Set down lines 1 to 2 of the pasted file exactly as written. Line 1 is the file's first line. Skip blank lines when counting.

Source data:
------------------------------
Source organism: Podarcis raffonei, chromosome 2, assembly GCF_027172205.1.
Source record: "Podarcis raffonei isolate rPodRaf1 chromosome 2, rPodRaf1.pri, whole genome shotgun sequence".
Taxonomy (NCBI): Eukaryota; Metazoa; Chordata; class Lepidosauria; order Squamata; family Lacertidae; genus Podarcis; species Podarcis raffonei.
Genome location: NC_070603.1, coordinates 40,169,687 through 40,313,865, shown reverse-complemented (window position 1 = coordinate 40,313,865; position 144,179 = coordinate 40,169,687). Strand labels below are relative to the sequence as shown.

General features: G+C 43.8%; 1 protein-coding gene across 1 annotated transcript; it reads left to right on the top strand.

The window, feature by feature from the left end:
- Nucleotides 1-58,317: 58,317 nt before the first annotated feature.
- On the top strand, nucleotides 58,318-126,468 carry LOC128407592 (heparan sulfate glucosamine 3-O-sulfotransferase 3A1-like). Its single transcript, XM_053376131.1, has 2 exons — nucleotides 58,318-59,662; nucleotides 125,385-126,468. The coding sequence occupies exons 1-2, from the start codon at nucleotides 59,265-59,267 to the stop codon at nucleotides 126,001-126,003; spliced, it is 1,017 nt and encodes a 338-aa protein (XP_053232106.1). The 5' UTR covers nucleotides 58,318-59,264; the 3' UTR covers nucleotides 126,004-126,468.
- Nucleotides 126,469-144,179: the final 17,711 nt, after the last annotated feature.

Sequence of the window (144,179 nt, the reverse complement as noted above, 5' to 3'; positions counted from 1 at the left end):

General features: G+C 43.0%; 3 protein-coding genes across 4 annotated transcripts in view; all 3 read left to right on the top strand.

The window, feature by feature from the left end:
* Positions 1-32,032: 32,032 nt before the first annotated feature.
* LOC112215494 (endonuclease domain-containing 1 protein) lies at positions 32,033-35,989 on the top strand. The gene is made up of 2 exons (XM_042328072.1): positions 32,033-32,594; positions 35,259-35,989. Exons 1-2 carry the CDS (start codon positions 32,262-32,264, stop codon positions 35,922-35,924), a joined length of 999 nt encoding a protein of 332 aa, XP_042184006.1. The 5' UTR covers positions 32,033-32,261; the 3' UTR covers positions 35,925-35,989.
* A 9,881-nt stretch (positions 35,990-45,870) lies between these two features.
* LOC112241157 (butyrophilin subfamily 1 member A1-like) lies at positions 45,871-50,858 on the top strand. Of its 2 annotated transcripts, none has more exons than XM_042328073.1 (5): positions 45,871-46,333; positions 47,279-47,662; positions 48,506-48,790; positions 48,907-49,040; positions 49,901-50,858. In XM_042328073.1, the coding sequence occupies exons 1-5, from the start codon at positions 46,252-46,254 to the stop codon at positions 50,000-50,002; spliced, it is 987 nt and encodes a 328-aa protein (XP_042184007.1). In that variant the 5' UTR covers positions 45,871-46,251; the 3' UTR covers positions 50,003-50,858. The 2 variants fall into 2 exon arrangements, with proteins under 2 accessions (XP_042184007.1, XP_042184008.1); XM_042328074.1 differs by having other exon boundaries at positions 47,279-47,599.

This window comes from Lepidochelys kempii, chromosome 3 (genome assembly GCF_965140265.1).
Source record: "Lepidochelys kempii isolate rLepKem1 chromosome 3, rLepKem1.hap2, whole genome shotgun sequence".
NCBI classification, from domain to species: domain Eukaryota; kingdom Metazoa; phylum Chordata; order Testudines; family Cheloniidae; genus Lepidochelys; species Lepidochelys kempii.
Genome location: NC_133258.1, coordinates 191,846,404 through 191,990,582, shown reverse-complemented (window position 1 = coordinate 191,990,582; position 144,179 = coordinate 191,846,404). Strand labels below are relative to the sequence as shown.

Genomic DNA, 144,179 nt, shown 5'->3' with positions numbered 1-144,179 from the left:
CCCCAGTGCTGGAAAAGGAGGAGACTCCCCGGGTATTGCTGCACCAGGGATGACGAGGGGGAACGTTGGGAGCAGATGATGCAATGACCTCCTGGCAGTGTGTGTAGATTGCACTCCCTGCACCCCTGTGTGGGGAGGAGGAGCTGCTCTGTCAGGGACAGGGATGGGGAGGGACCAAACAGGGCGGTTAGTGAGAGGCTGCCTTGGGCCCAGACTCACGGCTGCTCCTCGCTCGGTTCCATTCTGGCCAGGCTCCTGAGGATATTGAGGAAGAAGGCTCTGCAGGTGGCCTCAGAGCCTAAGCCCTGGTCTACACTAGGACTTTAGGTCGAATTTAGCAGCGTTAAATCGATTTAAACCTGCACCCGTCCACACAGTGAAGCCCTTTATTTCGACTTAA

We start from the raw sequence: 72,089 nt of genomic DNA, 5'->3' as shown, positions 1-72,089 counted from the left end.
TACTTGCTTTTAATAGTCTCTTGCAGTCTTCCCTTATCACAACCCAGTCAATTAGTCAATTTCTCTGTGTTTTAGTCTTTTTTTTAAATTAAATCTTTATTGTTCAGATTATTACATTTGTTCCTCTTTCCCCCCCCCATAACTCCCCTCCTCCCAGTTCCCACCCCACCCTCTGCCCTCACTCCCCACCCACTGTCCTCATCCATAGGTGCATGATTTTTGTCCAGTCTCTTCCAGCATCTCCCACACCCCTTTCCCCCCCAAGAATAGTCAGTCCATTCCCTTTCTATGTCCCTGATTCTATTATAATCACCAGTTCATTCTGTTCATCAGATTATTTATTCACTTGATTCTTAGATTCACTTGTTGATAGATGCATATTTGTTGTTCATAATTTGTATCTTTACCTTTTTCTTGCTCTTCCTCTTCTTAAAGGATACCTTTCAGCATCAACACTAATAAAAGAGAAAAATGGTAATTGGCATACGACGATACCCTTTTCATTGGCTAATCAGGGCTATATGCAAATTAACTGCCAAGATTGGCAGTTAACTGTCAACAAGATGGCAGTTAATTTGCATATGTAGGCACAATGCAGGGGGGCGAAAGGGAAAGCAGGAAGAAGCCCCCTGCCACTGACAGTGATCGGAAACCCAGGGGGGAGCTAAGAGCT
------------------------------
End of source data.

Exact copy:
Source organism: Podarcis raffonei, chromosome 2, assembly GCF_027172205.1.
Source record: "Podarcis raffonei isolate rPodRaf1 chromosome 2, rPodRaf1.pri, whole genome shotgun sequence".